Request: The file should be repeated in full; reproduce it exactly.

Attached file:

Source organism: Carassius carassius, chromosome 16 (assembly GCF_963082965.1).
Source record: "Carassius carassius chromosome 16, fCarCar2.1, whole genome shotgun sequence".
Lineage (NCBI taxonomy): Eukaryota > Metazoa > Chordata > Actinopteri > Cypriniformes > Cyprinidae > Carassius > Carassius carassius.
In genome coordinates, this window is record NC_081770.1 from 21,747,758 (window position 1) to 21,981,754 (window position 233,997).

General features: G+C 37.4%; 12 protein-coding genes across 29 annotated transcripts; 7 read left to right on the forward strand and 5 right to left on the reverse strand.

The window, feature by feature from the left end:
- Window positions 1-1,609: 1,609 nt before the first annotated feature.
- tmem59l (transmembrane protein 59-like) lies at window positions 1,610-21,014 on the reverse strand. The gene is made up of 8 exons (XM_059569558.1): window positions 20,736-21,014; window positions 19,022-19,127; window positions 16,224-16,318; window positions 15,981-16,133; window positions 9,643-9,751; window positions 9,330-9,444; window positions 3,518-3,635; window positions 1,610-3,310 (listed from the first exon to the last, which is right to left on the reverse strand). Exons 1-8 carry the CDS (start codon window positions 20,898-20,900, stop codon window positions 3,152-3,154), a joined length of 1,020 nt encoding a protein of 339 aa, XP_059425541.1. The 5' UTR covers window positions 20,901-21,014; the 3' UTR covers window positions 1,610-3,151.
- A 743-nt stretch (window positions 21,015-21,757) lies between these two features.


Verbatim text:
Source organism: Carassius carassius, chromosome 16 (assembly GCF_963082965.1).
Source record: "Carassius carassius chromosome 16, fCarCar2.1, whole genome shotgun sequence".
Lineage (NCBI taxonomy): Eukaryota > Metazoa > Chordata > Actinopteri > Cypriniformes > Cyprinidae > Carassius > Carassius carassius.
In genome coordinates, this window is record NC_081770.1 from 21,747,758 (window position 1) to 21,981,754 (window position 233,997).

General features: G+C 37.4%; 12 protein-coding genes across 29 annotated transcripts; 7 read left to right on the forward strand and 5 right to left on the reverse strand.

The window, feature by feature from the left end:
- Window positions 1-1,609: 1,609 nt before the first annotated feature.
- tmem59l (transmembrane protein 59-like) lies at window positions 1,610-21,014 on the reverse strand. The gene is made up of 8 exons (XM_059569558.1): window positions 20,736-21,014; window positions 19,022-19,127; window positions 16,224-16,318; window positions 15,981-16,133; window positions 9,643-9,751; window positions 9,330-9,444; window positions 3,518-3,635; window positions 1,610-3,310 (listed from the first exon to the last, which is right to left on the reverse strand). Exons 1-8 carry the CDS (start codon window positions 20,898-20,900, stop codon window positions 3,152-3,154), a joined length of 1,020 nt encoding a protein of 339 aa, XP_059425541.1. The 5' UTR covers window positions 20,901-21,014; the 3' UTR covers window positions 1,610-3,151.
- A 743-nt stretch (window positions 21,015-21,757) lies between these two features.